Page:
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How Sutton's big night against Arsenal could not go ahead without a small army of volunteers

A community has come together in south London in order to ensure that the pick of this year's FA Cup fifth round ties goes smoothly

Mark Critchley
Monday 20 February 2017 10:35 GMT
Paul Doswell makes the tea at Sutton's Gander Green Lane
Paul Doswell makes the tea at Sutton's Gander Green Lane (Getty)

Around a quarter of an hour after Sutton United’s victory over Leeds, Gander Green Lane’s front office started filling up with giddy people in club tracksuits and blazers. I was sat in the corner, trying to connect a temperamental laptop to the ground’s creaking but capable WiFi network, and could not help but overhear their excited talk. It was all about the potential opponents and profits that non-league teams dream of when they reach the fifth round of the FA Cup, until one tired and apprehensive voice cut through and said: “I hope we don’t have to do all this again.”

Well, they do. This time, their visitors are not mere Championship promotion-chasers either, but one of the few football clubs with a truly global reach. When Arsenal, their supporters and the world’s media arrive in Sutton on Monday night, this semi-professional outfit will be tested to their limit. “I have ended up putting the club under enormous pressure over the last month,” admitted Paul Doswell, the manager, during his pre-match press conference, sounding almost apologetic for being too successful.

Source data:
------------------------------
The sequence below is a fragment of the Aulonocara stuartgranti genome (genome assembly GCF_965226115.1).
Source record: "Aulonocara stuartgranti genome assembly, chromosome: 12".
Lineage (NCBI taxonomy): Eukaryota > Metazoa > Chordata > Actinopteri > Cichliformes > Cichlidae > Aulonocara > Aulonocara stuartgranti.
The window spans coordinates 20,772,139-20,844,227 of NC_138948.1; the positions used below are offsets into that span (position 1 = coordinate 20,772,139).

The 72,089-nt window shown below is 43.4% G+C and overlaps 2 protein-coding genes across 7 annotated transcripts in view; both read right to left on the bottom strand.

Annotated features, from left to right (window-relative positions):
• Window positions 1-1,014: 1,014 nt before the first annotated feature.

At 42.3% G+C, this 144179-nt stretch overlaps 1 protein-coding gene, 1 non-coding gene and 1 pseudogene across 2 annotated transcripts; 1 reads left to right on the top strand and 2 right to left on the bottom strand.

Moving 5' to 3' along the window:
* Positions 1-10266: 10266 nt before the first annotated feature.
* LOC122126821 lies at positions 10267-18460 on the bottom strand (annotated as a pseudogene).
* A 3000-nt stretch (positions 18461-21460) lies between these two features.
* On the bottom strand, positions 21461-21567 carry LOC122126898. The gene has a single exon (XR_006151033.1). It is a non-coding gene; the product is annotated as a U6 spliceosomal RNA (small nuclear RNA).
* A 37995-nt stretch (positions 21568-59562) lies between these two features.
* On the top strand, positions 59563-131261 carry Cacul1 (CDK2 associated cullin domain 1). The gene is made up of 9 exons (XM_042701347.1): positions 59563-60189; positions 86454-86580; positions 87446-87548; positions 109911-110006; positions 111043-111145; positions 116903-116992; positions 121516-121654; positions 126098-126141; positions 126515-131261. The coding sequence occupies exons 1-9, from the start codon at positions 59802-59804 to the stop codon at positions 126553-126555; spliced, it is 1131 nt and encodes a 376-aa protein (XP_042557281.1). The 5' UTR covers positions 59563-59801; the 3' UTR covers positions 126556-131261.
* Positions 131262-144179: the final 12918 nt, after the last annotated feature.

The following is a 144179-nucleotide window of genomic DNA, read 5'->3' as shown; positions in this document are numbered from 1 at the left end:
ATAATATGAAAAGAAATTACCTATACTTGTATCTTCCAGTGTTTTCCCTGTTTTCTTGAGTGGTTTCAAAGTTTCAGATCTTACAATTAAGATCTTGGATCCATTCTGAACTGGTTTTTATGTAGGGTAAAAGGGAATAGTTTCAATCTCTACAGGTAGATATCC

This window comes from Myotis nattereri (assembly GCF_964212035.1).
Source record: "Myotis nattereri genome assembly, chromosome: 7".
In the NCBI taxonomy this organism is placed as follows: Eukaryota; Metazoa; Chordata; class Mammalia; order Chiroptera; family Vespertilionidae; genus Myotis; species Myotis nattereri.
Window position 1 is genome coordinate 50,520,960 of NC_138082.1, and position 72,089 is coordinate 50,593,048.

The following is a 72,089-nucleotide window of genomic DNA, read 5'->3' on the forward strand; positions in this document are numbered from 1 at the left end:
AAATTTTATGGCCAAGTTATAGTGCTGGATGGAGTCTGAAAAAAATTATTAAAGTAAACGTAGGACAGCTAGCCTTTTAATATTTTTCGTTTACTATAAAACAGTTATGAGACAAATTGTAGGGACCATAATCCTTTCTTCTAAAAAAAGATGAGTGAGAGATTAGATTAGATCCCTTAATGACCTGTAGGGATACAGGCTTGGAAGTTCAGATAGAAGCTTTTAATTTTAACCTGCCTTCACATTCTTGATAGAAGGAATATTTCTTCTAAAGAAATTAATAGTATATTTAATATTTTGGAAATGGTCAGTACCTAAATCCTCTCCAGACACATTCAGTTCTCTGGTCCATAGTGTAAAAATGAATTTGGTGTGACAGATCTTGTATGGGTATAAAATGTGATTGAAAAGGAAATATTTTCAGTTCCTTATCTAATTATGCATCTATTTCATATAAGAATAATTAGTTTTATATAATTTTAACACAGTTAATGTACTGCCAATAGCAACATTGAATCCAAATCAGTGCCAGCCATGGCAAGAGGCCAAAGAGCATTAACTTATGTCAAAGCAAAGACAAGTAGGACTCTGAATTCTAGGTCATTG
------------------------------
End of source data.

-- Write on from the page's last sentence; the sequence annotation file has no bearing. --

His chairman, Bruce Elliott, also recognises the strain that this game, a “bigger than huge” tie, will have on the club. “We were all busy jumping up and down when the draw was made, with some justification I think,” he says. “But we perhaps didn't quite understand the profile of the game and how many people - quite frighteningly - will be watching it all over the world.”

Elliott dismissed initial suggestions that the tie could be switched to the Emirates out of hand, despite the precedent set by Farnborough Town when they were drawn with Arsenal in 2003. The competition's traditions will be respected and the fixture will be fulfilled, thanks in the main to this humble club’s bedrock: its volunteers.

“That’s what you need to write about,” said Doswell, who himself does not take a wage for his services. “The volunteers here have genuinely taken off holiday days for us to carry on, to do what is a normal situation for [other clubs].” Elliott estimates the club have called upon the generosity of between 100 to 150 people, who have carried out menial tasks here and there in order to get everything in order.

Some have pitched in for the first time given the extreme circumstances. Others are regulars, like Tony Dolbear, who has acted as the club’s press officer for almost 30 years. His full-time job at an international law firm has had to take a backseat at times in recent months as he attempts to accommodate the growing interest in his club.